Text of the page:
6. Presentation: Introduction to Current & Prior Studies of the DOE Laboratories

    Broader source: Energy.gov [DOE]

    A briefing to the Comission to Review the Effectiveness of the National Energy Laboratories on current and prior studies of the DOE Laboratories delivered by Mark Taylor, Susannah Howieson, and...

  7. Prior Lake, Minnesota: Energy Resources | Open Energy Information

    Open Energy Info (EERE)

    This article is a stub. You can help OpenEI by expanding it. Prior Lake is a city in Scott County, Minnesota. It falls under Minnesota's 2nd congressional district.12...

  8. Non-Facility Contractor Prior Performance, IG-0857

    Office of Energy Efficiency and Renewable Energy (EERE) Indexed Site

    Non-Facility Contractor Prior Performance DOE/IG-0857 October 2011 Department of Energy Washington, DC 20585 October 28, 2011 MEMORANDUM FOR THE SECRETARY FROM: Gregory H. Friedman Inspector General SUBJECT: INFORMATION: Audit Report on "Non-Facility Contractor Prior Performance" INTRODUCTION AND OBJECTIVE The Department of Energy obligated approximately $89 billion during Fiscal Years 2009 and 2010, through various contracts and financial assistance awards, including contracts funded

  9. Electrochemically assisted paint removal

    SciTech Connect (OSTI)

    Keller, R.; Hydock, D.M.; Burleigh, T.D.

    1995-12-31

    A method to remove paint coatings from metal and other electronically conductive substrates is being studied. In particular, the remediation of objects coated with lead based paints is the focus of research. The approach also works very well with automotive coatings and may be competitive with sandblasting. To achieve debonding of the coating, the deteriorated or artifically damaged surface of the object is cathodically polarized. The object can be immersed in a benign aqueous electrolyte for treatment, or the electrolyte can be retained in an absorbent pad covering the surface to be treated.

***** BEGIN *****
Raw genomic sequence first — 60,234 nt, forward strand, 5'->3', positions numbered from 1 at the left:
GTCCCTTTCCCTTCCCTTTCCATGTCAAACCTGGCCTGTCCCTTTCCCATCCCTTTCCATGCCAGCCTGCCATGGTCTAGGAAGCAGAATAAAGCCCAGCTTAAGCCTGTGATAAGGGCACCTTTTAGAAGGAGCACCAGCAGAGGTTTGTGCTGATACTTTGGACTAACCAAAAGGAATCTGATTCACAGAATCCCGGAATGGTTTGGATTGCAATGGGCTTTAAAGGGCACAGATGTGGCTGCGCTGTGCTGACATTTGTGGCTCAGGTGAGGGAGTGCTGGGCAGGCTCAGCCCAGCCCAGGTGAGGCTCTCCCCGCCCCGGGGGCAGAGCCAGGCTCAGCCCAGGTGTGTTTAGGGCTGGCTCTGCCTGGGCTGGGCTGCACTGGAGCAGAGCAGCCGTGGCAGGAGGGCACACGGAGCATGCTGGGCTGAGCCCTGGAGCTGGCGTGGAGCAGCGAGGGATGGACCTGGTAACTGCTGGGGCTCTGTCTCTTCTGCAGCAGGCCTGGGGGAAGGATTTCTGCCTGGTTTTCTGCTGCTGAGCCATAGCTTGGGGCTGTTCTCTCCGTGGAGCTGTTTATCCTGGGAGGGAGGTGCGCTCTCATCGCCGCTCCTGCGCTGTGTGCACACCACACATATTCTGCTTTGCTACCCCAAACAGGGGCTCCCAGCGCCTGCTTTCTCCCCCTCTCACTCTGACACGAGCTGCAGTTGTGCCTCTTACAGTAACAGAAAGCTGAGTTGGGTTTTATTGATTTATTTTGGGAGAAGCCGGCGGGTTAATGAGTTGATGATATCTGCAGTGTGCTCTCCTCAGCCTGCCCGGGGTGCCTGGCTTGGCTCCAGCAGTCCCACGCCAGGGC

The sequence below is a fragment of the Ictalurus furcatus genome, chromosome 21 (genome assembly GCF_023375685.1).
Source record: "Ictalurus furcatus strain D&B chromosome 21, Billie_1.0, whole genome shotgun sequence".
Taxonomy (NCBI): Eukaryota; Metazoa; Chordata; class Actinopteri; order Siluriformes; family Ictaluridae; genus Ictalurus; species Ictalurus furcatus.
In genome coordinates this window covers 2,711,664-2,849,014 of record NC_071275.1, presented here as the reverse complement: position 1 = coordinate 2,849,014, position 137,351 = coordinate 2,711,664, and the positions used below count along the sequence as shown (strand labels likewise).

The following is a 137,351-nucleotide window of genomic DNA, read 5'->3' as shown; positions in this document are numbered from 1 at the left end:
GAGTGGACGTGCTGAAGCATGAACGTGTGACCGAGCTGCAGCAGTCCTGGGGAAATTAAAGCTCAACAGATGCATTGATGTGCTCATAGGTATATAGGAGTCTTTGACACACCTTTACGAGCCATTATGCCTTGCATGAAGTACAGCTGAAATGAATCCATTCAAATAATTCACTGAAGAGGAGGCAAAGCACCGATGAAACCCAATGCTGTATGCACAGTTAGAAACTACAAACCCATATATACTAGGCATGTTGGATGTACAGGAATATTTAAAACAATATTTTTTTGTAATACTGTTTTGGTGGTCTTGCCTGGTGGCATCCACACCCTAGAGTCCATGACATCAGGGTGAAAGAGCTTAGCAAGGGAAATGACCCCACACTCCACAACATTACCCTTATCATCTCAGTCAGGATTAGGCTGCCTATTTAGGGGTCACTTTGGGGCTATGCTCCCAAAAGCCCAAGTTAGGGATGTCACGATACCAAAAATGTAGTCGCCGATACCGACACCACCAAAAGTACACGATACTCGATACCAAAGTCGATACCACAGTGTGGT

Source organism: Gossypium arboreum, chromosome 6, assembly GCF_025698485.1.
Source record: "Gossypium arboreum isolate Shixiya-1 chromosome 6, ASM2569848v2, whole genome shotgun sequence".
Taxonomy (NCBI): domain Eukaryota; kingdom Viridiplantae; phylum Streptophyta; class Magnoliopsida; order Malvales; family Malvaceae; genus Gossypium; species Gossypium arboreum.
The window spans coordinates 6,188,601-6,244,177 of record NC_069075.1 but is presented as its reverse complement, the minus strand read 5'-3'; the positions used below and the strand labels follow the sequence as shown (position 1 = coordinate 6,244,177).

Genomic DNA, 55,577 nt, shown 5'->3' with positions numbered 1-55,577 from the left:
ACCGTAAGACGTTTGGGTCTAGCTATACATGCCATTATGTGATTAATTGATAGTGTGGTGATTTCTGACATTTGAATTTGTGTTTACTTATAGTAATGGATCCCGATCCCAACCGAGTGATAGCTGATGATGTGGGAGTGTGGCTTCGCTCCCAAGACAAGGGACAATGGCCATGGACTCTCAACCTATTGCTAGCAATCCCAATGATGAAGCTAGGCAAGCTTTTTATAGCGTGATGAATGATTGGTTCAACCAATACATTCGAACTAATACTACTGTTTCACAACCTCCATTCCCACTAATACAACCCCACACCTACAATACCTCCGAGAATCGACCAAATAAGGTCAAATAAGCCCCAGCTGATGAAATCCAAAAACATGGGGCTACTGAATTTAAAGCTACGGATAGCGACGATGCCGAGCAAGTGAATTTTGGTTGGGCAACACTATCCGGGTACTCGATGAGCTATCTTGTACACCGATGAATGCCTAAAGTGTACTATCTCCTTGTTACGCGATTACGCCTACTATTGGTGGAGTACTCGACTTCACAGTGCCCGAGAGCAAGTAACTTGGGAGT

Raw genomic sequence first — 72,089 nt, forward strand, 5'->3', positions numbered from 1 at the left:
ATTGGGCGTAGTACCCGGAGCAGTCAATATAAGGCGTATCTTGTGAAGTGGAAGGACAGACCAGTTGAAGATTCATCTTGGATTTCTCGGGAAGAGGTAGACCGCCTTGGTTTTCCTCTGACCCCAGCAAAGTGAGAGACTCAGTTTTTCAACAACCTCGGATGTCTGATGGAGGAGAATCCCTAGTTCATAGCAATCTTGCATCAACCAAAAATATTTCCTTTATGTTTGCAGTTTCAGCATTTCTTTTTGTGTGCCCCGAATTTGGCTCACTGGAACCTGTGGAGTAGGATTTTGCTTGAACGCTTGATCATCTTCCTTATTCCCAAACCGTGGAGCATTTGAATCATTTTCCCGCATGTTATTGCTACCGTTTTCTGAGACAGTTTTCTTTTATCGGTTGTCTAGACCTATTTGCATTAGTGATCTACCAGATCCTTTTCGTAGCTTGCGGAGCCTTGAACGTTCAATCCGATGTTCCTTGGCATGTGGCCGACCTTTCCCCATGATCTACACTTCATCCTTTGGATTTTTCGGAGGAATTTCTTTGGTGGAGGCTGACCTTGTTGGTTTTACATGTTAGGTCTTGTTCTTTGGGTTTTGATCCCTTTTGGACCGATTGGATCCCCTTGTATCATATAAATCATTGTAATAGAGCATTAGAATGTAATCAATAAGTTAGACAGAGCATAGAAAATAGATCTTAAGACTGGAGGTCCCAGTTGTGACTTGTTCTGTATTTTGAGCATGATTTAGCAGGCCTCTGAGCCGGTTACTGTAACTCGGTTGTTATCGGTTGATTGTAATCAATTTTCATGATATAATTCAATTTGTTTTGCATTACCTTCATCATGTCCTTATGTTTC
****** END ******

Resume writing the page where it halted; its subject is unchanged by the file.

10. FY 2006 Volume 4

    Office of Energy Efficiency and Renewable Energy (EERE) Indexed Site

    Science Nuclear Waste Disposal Defense Nuclear Waste Disposal Departmental Administration Inspector General Working Capital Fund Office of Management, Budget and Evaluation/CFO Volume 4 February 2005 DOE/ME-0049 Volume 4 Department of Energy FY 2006 Congressional Budget Request Science Nuclear Waste Disposal Defense Nuclear Waste Disposal Departmental Administration Inspector General Working Capital Fund Office of Management, Budget and Evaluation/CFO Volume 4 February 2005 DOE/ME-0049 Volume 4

  11. FY 2011 Volume 5

    Office of Energy Efficiency and Renewable Energy (EERE) Indexed Site

    5 DOE/CF-0051 Volume 5 Environmental Management Department of Energy FY 2011 Congressional Budget Request February 2010 Office of Chief Financial Officer Volume 5 DOE/CF-0051 Volume 5 Environmental Management Printed with soy ink on recycled paper Department of Energy FY 2011 Congressional Budget Request Department of Energy/ Environmental Management FY 2011 Congressional Budget Volume 5 Table of Contents Page Appropriation Account

  12. FY 2012 Volume 7

    Office of Energy Efficiency and Renewable Energy (EERE) Indexed Site

    3 Volume 7 Department of Energy FY 2012 Congressional Budget Request Nuclear Energy D f N l W t Di l Defense Nuclear Waste Disposal Nuclear Waste Disposal February 2011 Office of Chief Financial Officer Volume 7 Printed with soy ink on recycled paper Department of Energy/ Volume 7 FY 2012 Congressional Budget Volume 7 Table of Contents Page Appropriation Account Summary ........................................................................................................... 3 Nuclear Energy

  13. FY 2013 Volume 5

    Office of Energy Efficiency and Renewable Energy (EERE) Indexed Site